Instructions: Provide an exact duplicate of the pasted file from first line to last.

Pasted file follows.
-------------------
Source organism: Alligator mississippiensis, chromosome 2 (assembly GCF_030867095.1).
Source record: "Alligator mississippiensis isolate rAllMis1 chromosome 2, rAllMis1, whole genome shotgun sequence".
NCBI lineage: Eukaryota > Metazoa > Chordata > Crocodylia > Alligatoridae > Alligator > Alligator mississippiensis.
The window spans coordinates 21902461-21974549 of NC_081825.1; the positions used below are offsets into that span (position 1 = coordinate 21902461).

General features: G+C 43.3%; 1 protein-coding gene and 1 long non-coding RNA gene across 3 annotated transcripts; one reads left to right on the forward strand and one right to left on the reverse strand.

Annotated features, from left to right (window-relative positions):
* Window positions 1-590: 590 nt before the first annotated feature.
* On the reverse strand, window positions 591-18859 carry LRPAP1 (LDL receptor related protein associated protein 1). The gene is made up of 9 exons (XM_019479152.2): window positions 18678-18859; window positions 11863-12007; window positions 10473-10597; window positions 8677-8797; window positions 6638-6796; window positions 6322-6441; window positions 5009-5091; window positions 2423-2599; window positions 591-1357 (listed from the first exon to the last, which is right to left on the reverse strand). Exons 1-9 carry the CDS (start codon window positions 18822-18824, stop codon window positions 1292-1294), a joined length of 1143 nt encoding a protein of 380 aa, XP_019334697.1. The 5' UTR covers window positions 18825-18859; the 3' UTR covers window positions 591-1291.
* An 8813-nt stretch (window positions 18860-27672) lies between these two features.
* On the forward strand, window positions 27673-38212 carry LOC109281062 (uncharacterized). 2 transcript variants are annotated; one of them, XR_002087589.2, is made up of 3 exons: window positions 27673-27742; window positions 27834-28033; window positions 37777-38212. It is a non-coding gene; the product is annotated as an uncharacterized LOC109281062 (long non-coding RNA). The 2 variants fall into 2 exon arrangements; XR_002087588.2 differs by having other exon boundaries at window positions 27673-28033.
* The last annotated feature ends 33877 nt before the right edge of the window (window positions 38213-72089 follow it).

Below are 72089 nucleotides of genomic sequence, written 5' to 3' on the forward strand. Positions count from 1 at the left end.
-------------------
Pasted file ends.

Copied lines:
Source organism: Alligator mississippiensis, chromosome 2 (assembly GCF_030867095.1).
Source record: "Alligator mississippiensis isolate rAllMis1 chromosome 2, rAllMis1, whole genome shotgun sequence".
NCBI lineage: Eukaryota > Metazoa > Chordata > Crocodylia > Alligatoridae > Alligator > Alligator mississippiensis.
The window spans coordinates 21902461-21974549 of NC_081825.1; the positions used below are offsets into that span (position 1 = coordinate 21902461).

General features: G+C 43.3%; 1 protein-coding gene and 1 long non-coding RNA gene across 3 annotated transcripts; one reads left to right on the forward strand and one right to left on the reverse strand.

Annotated features, from left to right (window-relative positions):
* Window positions 1-590: 590 nt before the first annotated feature.
* On the reverse strand, window positions 591-18859 carry LRPAP1 (LDL receptor related protein associated protein 1). The gene is made up of 9 exons (XM_019479152.2): window positions 18678-18859; window positions 11863-12007; window positions 10473-10597; window positions 8677-8797; window positions 6638-6796; window positions 6322-6441; window positions 5009-5091; window positions 2423-2599; window positions 591-1357 (listed from the first exon to the last, which is right to left on the reverse strand). Exons 1-9 carry the CDS (start codon window positions 18822-18824, stop codon window positions 1292-1294), a joined length of 1143 nt encoding a protein of 380 aa, XP_019334697.1. The 5' UTR covers window positions 18825-18859; the 3' UTR covers window positions 591-1291.
* An 8813-nt stretch (window positions 18860-27672) lies between these two features.
* On the forward strand, window positions 27673-38212 carry LOC109281062 (uncharacterized). 2 transcript variants are annotated; one of them, XR_002087589.2, is made up of 3 exons: window positions 27673-27742; window positions 27834-28033; window positions 37777-38212. It is a non-coding gene; the product is annotated as an uncharacterized LOC109281062 (long non-coding RNA). The 2 variants fall into 2 exon arrangements; XR_002087588.2 differs by having other exon boundaries at window positions 27673-28033.
* The last annotated feature ends 33877 nt before the right edge of the window (window positions 38213-72089 follow it).

Below are 72089 nucleotides of genomic sequence, written 5' to 3' on the forward strand. Positions count from 1 at the left end.